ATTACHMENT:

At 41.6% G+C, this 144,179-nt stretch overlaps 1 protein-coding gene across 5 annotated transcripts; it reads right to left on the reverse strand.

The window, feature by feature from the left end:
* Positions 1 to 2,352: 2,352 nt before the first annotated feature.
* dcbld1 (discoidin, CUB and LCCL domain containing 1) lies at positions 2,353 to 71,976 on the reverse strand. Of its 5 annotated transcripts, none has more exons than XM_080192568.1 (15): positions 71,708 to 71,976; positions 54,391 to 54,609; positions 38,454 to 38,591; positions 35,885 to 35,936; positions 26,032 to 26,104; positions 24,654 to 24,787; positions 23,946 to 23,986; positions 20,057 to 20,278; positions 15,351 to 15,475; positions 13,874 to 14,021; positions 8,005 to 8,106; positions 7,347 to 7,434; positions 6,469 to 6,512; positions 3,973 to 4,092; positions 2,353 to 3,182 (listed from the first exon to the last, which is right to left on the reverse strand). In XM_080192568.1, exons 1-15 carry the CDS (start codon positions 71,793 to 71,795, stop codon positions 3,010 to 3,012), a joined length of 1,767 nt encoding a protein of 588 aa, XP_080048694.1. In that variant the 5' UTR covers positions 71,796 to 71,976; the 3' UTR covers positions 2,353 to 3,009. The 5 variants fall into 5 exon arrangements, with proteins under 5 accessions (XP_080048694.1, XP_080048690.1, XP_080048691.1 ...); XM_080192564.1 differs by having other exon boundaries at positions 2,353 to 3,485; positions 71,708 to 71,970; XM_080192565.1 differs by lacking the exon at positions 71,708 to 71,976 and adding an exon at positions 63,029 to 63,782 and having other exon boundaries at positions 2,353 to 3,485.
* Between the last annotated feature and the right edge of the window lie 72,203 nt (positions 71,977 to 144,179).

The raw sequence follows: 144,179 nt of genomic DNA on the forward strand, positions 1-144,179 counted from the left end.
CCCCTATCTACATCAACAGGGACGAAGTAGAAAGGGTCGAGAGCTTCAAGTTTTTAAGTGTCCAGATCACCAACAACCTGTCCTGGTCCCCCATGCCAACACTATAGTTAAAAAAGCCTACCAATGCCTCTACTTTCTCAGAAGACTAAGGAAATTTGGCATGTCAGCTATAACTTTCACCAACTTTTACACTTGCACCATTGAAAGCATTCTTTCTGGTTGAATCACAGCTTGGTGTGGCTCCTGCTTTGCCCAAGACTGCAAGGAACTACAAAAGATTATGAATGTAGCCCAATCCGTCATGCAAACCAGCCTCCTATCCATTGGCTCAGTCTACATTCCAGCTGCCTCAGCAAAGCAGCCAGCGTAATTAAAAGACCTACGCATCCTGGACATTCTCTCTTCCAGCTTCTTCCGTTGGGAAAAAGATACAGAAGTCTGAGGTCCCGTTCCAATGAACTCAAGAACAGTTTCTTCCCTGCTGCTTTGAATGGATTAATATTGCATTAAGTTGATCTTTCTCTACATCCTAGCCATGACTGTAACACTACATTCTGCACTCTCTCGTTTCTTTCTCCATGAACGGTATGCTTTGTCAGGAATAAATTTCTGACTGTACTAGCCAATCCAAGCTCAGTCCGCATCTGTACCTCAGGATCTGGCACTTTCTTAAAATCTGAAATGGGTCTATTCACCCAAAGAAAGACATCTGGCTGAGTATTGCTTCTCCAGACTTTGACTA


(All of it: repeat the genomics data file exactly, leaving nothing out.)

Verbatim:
At 41.6% G+C, this 144,179-nt stretch overlaps 1 protein-coding gene across 5 annotated transcripts; it reads right to left on the reverse strand.

The window, feature by feature from the left end:
* Positions 1 to 2,352: 2,352 nt before the first annotated feature.
* dcbld1 (discoidin, CUB and LCCL domain containing 1) lies at positions 2,353 to 71,976 on the reverse strand. Of its 5 annotated transcripts, none has more exons than XM_080192568.1 (15): positions 71,708 to 71,976; positions 54,391 to 54,609; positions 38,454 to 38,591; positions 35,885 to 35,936; positions 26,032 to 26,104; positions 24,654 to 24,787; positions 23,946 to 23,986; positions 20,057 to 20,278; positions 15,351 to 15,475; positions 13,874 to 14,021; positions 8,005 to 8,106; positions 7,347 to 7,434; positions 6,469 to 6,512; positions 3,973 to 4,092; positions 2,353 to 3,182 (listed from the first exon to the last, which is right to left on the reverse strand). In XM_080192568.1, exons 1-15 carry the CDS (start codon positions 71,793 to 71,795, stop codon positions 3,010 to 3,012), a joined length of 1,767 nt encoding a protein of 588 aa, XP_080048694.1. In that variant the 5' UTR covers positions 71,796 to 71,976; the 3' UTR covers positions 2,353 to 3,009. The 5 variants fall into 5 exon arrangements, with proteins under 5 accessions (XP_080048694.1, XP_080048690.1, XP_080048691.1 ...); XM_080192564.1 differs by having other exon boundaries at positions 2,353 to 3,485; positions 71,708 to 71,970; XM_080192565.1 differs by lacking the exon at positions 71,708 to 71,976 and adding an exon at positions 63,029 to 63,782 and having other exon boundaries at positions 2,353 to 3,485.
* Between the last annotated feature and the right edge of the window lie 72,203 nt (positions 71,977 to 144,179).

The raw sequence follows: 144,179 nt of genomic DNA on the forward strand, positions 1-144,179 counted from the left end.
CCCCTATCTACATCAACAGGGACGAAGTAGAAAGGGTCGAGAGCTTCAAGTTTTTAAGTGTCCAGATCACCAACAACCTGTCCTGGTCCCCCATGCCAACACTATAGTTAAAAAAGCCTACCAATGCCTCTACTTTCTCAGAAGACTAAGGAAATTTGGCATGTCAGCTATAACTTTCACCAACTTTTACACTTGCACCATTGAAAGCATTCTTTCTGGTTGAATCACAGCTTGGTGTGGCTCCTGCTTTGCCCAAGACTGCAAGGAACTACAAAAGATTATGAATGTAGCCCAATCCGTCATGCAAACCAGCCTCCTATCCATTGGCTCAGTCTACATTCCAGCTGCCTCAGCAAAGCAGCCAGCGTAATTAAAAGACCTACGCATCCTGGACATTCTCTCTTCCAGCTTCTTCCGTTGGGAAAAAGATACAGAAGTCTGAGGTCCCGTTCCAATGAACTCAAGAACAGTTTCTTCCCTGCTGCTTTGAATGGATTAATATTGCATTAAGTTGATCTTTCTCTACATCCTAGCCATGACTGTAACACTACATTCTGCACTCTCTCGTTTCTTTCTCCATGAACGGTATGCTTTGTCAGGAATAAATTTCTGACTGTACTAGCCAATCCAAGCTCAGTCCGCATCTGTACCTCAGGATCTGGCACTTTCTTAAAATCTGAAATGGGTCTATTCACCCAAAGAAAGACATCTGGCTGAGTATTGCTTCTCCAGACTTTGACTA